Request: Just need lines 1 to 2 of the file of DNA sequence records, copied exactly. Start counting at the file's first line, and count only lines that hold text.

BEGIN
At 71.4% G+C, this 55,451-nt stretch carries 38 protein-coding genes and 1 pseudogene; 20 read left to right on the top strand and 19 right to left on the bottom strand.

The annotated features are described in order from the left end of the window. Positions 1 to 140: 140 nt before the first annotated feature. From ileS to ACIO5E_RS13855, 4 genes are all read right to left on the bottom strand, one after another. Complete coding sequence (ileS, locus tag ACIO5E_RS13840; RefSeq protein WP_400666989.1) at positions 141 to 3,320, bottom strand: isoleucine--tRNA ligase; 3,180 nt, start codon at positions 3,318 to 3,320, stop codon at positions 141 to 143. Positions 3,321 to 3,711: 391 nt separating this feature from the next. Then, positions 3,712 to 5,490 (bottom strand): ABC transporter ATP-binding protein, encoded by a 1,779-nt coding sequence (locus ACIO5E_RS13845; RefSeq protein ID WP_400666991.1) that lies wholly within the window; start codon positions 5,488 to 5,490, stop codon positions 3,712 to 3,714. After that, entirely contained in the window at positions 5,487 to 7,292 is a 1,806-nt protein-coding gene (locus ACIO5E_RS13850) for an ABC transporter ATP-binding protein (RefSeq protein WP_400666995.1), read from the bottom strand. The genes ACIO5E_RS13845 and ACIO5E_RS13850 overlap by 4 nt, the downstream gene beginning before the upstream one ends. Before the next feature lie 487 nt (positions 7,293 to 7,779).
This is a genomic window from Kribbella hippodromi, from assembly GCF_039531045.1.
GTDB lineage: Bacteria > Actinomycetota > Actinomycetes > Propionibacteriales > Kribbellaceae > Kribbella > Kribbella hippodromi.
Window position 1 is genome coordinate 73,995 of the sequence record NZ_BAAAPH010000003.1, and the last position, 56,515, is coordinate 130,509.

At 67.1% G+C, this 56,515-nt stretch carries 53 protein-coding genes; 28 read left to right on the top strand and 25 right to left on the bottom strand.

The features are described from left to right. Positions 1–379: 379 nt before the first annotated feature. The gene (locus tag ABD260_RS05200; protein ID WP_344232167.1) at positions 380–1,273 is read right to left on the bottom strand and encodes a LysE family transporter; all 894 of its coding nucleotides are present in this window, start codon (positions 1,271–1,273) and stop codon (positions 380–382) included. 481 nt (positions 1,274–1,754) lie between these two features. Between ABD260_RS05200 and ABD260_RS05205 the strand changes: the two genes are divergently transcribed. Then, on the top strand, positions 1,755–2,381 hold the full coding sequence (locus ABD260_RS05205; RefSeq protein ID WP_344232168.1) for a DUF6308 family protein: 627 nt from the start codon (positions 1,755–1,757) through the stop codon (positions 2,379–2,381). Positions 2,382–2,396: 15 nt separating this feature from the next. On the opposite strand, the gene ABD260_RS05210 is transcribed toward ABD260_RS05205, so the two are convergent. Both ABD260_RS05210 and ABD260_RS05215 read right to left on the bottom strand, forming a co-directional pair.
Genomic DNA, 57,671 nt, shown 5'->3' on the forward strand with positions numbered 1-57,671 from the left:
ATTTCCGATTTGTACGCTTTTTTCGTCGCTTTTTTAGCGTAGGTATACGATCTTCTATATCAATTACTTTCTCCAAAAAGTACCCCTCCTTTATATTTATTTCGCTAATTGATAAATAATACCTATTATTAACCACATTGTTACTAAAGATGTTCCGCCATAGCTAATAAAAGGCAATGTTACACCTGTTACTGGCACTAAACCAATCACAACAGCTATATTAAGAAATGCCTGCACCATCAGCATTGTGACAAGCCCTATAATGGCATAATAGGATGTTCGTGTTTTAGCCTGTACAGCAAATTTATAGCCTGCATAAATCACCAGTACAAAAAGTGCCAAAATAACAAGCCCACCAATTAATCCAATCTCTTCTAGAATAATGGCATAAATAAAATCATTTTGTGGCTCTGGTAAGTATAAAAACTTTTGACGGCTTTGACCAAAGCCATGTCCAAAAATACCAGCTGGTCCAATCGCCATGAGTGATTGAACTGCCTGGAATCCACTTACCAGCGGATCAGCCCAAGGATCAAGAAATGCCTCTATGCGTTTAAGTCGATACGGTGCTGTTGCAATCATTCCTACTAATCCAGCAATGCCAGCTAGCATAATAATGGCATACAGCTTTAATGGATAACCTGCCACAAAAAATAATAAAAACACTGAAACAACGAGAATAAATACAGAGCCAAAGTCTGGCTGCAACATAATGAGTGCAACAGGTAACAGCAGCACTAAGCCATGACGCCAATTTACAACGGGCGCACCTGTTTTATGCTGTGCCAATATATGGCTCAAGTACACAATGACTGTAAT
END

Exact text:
At 71.4% G+C, this 55,451-nt stretch carries 38 protein-coding genes and 1 pseudogene; 20 read left to right on the top strand and 19 right to left on the bottom strand.

The annotated features are described in order from the left end of the window. Positions 1 to 140: 140 nt before the first annotated feature. From ileS to ACIO5E_RS13855, 4 genes are all read right to left on the bottom strand, one after another. Complete coding sequence (ileS, locus tag ACIO5E_RS13840; RefSeq protein WP_400666989.1) at positions 141 to 3,320, bottom strand: isoleucine--tRNA ligase; 3,180 nt, start codon at positions 3,318 to 3,320, stop codon at positions 141 to 143. Positions 3,321 to 3,711: 391 nt separating this feature from the next. Then, positions 3,712 to 5,490 (bottom strand): ABC transporter ATP-binding protein, encoded by a 1,779-nt coding sequence (locus ACIO5E_RS13845; RefSeq protein ID WP_400666991.1) that lies wholly within the window; start codon positions 5,488 to 5,490, stop codon positions 3,712 to 3,714. After that, entirely contained in the window at positions 5,487 to 7,292 is a 1,806-nt protein-coding gene (locus ACIO5E_RS13850) for an ABC transporter ATP-binding protein (RefSeq protein WP_400666995.1), read from the bottom strand. The genes ACIO5E_RS13845 and ACIO5E_RS13850 overlap by 4 nt, the downstream gene beginning before the upstream one ends. Before the next feature lie 487 nt (positions 7,293 to 7,779).